A Lion of a Prayer

March 9, 2014

It’s one of those phrases that you
hear every once in a while but I’m not always sure that those using it are aware
of the context.   It often involves
someone who is in a tough spot and they will say “I felt like Daniel in the
lions den.” 
But it is just something they
say?  I wonder if they actually know who
Daniel was or why he was in the Lion’s den? 
Or if it’s just something that’s said. 
In Australia people would sometimes say “It’s a bit of a sticky wicket”,
which originated from the game of cricket, which if I tried to explain here
would take up more time than I have this morning. 
But you are in luck, because this is
week four of Old School Sunday School here at Cornerstone So far we’ve had to
opportunity to learn about Jonah and the Whale, David and Goliath and last week
we looked at Shadrach, Meshach, and Abednego’s adventure with the fiery
furnace.  And this week our lesson will
be “Daniel in the Lion’s Den” 
Most of us are at least somewhat
familiar with the concept of Sunday School, perhaps you attended as a child or
you know someone who did.  But how many
of you know that it was started in 1780 by a Jesus follower, named Robert
Raikes,  as a means to teach children of
common people how to read and write.  In
that day and age children worked 6 days a week and his dream was to give them
an opportunity on the seventh day to learn regardless of how much or how little
they had.  Five years from it’s beginning
it is estimated that there were 250,000 children enrolled And within 50 years
we are told that there were 160,000 Jesus Followers teaching 1.5 million
children how to read and write and how to love God with all their minds. 
And while we are seeing fewer and
fewer Sunday Schools thirty years ago they were the primary outreach of
churches.  We had contests to encourage
children to bring their bibles and their friends.  If your church was any type of church at all
it had a fleet of old school buses that drove through neighbourhoods picking up
kids and driving them to Sunday School. It was called the “Bus Ministry”.  And there was a virtual army of volunteers
who kept that ministry alive, driving and maintaining buses, going door to door
inviting kids to come to Sunday School. 
Hillside Wesleyan Church in Cole Harbour was recognized as the fastest
growing Sunday School in Nova Scotia in the late 70’s and it was primarily
because of their bus ministry, they had seven buses and a crew of 30
volunteers. 
Imagine today, a stranger coming to
your door and inviting you to put your kid on a bus that had been bought at a
surplus auction to take them to a church you may never have attended.  And it worked, back then.  As proof of that one day in 1974 a young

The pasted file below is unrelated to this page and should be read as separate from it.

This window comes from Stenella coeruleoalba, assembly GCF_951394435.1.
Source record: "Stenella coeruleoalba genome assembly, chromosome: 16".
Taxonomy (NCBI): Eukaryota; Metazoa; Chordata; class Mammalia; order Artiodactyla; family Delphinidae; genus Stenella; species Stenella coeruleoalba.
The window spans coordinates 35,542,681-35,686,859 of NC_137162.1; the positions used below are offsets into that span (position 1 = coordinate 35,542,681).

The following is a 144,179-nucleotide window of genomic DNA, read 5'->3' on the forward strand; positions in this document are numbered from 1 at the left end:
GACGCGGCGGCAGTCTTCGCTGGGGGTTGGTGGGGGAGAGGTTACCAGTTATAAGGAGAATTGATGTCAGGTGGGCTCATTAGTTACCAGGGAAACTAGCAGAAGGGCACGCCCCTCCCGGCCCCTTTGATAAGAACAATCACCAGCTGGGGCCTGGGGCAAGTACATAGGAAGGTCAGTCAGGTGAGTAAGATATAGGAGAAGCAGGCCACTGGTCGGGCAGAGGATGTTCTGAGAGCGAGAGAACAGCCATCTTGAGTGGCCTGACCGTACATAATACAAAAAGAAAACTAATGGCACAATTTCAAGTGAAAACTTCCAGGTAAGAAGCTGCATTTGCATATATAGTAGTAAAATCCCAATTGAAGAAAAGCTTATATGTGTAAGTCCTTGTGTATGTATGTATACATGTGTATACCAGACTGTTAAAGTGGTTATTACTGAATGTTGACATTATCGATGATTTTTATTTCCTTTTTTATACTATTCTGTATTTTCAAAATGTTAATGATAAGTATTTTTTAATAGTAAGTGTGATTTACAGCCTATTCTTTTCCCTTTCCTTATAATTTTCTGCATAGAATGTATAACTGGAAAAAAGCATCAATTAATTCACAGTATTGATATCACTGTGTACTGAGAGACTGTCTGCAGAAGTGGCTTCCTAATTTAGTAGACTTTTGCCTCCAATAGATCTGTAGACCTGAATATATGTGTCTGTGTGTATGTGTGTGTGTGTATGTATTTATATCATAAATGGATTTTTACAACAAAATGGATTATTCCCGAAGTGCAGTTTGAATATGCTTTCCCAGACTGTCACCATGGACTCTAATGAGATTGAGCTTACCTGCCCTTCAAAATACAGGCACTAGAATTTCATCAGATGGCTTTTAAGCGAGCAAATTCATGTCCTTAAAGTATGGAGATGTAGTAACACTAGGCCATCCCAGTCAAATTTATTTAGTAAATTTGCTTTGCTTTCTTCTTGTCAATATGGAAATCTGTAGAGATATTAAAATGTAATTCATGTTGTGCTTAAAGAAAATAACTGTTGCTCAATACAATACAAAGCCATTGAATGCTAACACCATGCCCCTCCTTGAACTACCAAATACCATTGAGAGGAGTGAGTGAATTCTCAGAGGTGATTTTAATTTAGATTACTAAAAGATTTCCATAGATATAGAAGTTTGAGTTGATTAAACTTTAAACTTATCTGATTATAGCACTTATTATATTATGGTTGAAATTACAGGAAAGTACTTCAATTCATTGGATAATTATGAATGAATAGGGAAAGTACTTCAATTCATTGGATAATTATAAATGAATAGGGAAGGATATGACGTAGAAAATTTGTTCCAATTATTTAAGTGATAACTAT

couple came to a house in Lawrencetown and invited a couple to put their kid on
a bus and send her to Sunday School, and they did.  And eight years later I married her. 
One of the highlights of Sunday
School were the songs, full of action and enthusiasm.  The songs were printed in song books and song
sheets and eventually they went high tech and the person with the best printing
would write them on a transparency for the Overhead Projector. 
And I’m going to invite Pastor Jason
to come back up and lead us in Deep and Wide.
But Daniel in the Lion’s Den isn’t
just something we say, it’s got a story behind it, and  for those of you who were brought up going to
Sunday School you might be familiar with the story of Daniel in the Lion’s Den,
it really is a great story. 
It begins when Israel is
conquered by King Nebuchadnezzar of Babylon and many of the people are taken
into captivity as slaves.   We pick up
the story after Nebuchadnezzar returns home with the captives and he’s looking
for personal attendants to work in the palace and we read in  Daniel 1:4 “Select only strong, healthy, and good-looking young men,” he
said. “Make sure they are well versed in every branch of learning, are gifted
with knowledge and good judgment, and are suited to serve in the royal palace.
Train these young men in the language and literature of Babylon.”
Last week our lesson was about
three of these young men and how they took a stand for righteousness and
refused to bow down to the Idol set up by King Nebuchadnezzar.  But that was last week. 
This week we are looking at
another one of those young men who was selected to be groomed in the courts of
Babylon and he is the hero of our story Daniel. 
Except he’s no longer a young man. 
Now I know that’s how we often picture him, in his late teens or early
twenties, as a matter of fact many of the classic paintings show Daniel in that
light.  But while that may be perception
it’s not reality.